Children with autism may be good at reading a text one word at a time, but simultaneously have problems in understanding and retelling the content of what they read. Research now shows the importance, for these children, of extensive language assessment and follow-up over time.
Children with autism have difficulties in communication and social interaction, and many also have delayed language development. At the same time, the language ability of children with autism is known to vary widely, from not speaking at all to having well-developed language for their age.
"It's usually a deviant language development that parents worry about first," says Emilia Carlsson, PhD at Sahlgrenska Academy, University of Gothenburg, Sweden, and a licensed and registered speech and language pathologist at the Gillberg Neuropsychiatry Centre in Gothenburg.
For her thesis, she studied language ability in children with autism. She started with a large group, identified through screening at child health centers, who had already been diagnosed by two and a half years of age. Of these, 85 children were followed up by speech and language pathologists at age seven or eight. In parallel, a control group of more than 100 children without autism were recruited at preschool and compulsory school.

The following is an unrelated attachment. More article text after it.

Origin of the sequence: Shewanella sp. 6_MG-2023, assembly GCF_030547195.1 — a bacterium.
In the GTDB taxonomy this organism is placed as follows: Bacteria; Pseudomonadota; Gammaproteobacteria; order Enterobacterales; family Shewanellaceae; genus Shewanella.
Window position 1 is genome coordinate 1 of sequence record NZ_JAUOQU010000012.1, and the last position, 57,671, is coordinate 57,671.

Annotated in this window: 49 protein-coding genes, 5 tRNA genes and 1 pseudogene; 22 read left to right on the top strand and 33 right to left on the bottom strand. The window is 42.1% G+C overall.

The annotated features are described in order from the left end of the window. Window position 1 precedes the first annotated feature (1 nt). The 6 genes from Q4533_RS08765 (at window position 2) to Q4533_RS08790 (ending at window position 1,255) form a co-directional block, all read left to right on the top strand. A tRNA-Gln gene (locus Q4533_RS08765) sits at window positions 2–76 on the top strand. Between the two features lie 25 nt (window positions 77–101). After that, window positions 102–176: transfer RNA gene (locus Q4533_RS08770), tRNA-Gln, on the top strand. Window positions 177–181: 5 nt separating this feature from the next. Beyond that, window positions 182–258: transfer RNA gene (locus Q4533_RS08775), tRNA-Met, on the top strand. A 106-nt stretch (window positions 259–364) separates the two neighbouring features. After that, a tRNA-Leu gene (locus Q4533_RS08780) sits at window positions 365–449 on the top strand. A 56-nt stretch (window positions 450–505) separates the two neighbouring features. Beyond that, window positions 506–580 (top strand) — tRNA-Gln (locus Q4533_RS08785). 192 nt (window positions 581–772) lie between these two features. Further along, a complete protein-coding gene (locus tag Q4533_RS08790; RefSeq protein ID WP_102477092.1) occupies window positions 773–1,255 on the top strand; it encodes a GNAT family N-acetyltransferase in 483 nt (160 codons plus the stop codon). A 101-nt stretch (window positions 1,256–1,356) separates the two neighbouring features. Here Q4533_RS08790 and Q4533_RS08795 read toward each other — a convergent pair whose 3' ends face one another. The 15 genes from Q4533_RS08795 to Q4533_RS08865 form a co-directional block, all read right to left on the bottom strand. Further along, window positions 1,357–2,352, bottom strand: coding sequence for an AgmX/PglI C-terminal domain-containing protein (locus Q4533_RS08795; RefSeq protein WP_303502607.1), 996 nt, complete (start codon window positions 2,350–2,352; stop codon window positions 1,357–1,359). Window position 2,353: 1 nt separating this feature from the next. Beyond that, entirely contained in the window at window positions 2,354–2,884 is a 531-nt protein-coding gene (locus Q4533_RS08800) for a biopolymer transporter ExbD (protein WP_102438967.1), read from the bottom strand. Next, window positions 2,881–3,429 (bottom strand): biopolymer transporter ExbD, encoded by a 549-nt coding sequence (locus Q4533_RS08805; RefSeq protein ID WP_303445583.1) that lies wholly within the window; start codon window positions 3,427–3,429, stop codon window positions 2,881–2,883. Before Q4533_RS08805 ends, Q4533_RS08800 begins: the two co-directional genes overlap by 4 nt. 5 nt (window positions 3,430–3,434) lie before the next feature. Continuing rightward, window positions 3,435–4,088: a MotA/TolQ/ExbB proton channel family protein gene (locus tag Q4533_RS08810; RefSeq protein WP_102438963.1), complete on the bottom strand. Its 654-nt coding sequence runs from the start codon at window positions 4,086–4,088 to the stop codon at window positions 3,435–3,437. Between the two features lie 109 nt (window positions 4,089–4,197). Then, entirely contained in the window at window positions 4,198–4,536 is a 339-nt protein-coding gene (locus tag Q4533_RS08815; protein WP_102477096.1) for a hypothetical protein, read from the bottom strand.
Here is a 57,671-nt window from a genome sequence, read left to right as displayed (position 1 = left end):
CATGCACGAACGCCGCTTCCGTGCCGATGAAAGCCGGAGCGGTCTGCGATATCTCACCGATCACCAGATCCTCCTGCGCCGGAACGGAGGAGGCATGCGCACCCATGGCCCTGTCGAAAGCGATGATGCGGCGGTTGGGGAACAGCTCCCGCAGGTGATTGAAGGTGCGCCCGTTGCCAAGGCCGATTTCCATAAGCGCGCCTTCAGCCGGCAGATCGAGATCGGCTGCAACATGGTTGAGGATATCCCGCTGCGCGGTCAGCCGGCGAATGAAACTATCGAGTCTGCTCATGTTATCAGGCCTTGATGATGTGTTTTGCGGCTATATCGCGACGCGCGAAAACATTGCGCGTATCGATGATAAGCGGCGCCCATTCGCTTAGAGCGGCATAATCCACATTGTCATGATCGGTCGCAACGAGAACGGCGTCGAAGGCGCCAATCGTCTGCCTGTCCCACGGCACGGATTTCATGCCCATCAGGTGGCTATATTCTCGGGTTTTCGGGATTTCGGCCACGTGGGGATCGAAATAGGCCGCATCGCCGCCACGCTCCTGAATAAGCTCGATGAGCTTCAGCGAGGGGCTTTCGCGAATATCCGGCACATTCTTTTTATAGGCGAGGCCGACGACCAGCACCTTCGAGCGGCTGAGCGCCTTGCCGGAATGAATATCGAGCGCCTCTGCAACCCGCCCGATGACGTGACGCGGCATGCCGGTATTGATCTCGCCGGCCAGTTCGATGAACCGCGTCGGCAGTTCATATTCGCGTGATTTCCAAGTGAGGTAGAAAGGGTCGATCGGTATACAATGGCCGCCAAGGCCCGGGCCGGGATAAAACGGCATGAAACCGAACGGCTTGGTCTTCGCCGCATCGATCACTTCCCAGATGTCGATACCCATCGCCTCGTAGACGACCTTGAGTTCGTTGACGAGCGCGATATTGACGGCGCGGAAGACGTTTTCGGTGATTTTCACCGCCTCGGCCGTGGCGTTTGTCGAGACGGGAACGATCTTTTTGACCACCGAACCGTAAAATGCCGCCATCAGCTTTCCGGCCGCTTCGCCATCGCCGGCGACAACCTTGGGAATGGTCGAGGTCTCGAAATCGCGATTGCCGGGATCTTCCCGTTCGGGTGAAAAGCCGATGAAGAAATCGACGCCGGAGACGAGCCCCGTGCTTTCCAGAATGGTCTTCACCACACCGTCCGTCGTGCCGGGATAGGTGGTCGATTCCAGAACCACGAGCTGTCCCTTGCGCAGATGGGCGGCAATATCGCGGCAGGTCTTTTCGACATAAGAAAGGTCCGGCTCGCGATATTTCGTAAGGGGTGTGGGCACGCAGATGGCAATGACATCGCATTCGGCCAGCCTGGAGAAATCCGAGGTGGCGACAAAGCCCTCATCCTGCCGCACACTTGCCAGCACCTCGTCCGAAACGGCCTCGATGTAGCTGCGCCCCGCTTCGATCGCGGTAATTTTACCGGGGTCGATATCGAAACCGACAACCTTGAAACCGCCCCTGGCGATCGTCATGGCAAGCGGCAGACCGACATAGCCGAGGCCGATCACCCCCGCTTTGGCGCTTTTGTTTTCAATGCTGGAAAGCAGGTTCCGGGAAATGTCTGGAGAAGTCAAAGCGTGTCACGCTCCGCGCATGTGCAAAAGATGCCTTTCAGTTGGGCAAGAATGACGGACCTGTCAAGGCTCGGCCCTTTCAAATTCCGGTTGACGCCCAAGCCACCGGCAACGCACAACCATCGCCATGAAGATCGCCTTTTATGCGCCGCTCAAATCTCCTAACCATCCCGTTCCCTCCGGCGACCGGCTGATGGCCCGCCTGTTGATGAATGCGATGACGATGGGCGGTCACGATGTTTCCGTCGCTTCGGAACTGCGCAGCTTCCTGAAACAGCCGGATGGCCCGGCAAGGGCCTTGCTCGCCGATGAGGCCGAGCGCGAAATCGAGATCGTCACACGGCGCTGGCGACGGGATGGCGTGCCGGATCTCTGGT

About half of the children with autism proved to find reading difficult, while roughly a third were able to read well. Some children with autism were adept at single-word reading but had difficulty in understanding the text, which might result in others overestimating their reading ability.
The results also showed that the children with autism found narration difficult. Their retellings were shorter and less complex, compared not only with their peers but also with younger children without autism who were otherwise at the same language level.
Ability to retell a story proved to be linked to both language proficiency and visual, nonverbal ability. The latter was tested by asking the children to arrange pictures in the right order to create a logical sequence of events.
Carlsson's research showed an association between early language ability and subsequent reading skill. Children with autism who could read well at age eight had already shown superior linguistic ability at age three, while the older children who had problems with reading had experienced more severe early language difficulties as well.
Undergoing comprehensive language assessment and also being followed up by speech and language pathologists over time may therefore be described as key elements in the care and nurture of children with autism.
"More knowledge of how reading and narrative skills are linked to other aspects of language proficiency is important, so that the right support and intervention can be provided for these children," Carlsson says.
Title: Aspects of Communication, Language and Literacy in Autism: Child Abilities and Parent Perspectives; http://hdl.handle.net/2077/58237